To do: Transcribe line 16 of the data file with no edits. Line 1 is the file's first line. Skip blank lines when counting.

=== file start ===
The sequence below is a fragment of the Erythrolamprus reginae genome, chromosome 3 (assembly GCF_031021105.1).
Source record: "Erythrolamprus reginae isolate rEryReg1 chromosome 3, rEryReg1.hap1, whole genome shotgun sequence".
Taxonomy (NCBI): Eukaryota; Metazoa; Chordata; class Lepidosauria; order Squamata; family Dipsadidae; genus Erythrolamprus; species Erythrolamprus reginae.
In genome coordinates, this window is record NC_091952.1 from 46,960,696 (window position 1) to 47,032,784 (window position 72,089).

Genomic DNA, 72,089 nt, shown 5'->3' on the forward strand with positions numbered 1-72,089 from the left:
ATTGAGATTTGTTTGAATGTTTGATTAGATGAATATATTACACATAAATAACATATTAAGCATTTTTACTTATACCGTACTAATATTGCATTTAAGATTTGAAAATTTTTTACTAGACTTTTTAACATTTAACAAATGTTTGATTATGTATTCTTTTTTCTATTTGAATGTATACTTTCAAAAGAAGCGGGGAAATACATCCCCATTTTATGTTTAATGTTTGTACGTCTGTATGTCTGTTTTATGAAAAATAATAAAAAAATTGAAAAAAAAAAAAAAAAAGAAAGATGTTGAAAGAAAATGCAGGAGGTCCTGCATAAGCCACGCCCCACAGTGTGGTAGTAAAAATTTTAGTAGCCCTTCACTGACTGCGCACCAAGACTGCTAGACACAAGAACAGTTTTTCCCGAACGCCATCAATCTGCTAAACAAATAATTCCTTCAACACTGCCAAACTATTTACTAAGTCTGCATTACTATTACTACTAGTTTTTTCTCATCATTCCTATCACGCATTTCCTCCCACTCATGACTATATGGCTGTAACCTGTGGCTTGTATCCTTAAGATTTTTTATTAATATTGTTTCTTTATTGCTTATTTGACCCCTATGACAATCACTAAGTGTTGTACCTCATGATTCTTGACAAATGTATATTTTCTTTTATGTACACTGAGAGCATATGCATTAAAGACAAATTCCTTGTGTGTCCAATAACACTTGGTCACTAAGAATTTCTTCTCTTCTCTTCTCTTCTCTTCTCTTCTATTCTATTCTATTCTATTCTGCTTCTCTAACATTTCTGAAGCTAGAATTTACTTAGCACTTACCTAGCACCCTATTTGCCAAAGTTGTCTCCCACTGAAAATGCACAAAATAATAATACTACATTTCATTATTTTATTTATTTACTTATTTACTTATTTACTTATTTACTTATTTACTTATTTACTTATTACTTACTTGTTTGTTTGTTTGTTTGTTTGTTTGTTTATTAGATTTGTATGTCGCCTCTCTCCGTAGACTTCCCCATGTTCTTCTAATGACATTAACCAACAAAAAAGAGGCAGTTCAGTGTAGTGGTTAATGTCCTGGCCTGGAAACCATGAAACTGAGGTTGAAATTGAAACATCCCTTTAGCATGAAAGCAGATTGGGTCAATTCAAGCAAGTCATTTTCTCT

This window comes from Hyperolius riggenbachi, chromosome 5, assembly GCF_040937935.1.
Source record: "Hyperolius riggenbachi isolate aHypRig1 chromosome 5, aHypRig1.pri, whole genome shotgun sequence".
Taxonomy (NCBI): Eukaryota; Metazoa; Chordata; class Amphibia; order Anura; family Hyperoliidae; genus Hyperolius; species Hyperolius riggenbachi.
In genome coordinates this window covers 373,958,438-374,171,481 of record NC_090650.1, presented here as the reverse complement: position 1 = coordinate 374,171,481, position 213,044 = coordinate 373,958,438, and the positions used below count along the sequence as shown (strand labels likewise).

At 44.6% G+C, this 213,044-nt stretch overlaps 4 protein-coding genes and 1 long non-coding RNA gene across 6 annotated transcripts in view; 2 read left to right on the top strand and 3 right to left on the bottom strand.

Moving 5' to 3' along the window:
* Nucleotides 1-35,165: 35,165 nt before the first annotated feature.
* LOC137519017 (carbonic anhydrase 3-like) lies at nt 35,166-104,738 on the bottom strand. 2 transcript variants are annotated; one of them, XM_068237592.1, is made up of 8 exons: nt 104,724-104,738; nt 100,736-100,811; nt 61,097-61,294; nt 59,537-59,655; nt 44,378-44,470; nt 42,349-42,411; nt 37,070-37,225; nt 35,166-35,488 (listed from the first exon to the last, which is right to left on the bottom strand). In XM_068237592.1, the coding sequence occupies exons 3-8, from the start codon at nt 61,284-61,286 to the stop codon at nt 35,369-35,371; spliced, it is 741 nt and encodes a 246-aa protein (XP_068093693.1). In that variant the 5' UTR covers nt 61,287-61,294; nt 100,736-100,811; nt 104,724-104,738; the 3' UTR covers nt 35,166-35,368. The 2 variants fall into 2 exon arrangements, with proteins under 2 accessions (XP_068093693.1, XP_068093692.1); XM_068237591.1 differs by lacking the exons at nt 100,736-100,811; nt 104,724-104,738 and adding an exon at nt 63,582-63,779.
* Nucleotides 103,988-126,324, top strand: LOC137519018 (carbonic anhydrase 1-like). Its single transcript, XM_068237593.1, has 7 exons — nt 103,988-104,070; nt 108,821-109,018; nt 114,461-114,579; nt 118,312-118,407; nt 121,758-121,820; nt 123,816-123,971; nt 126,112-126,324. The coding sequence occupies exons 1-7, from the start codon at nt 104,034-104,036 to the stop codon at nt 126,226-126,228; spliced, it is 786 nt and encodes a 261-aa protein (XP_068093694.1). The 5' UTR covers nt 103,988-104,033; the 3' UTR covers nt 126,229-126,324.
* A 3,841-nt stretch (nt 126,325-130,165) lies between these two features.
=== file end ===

* A 3,841-nt stretch (nt 126,325-130,165) lies between these two features.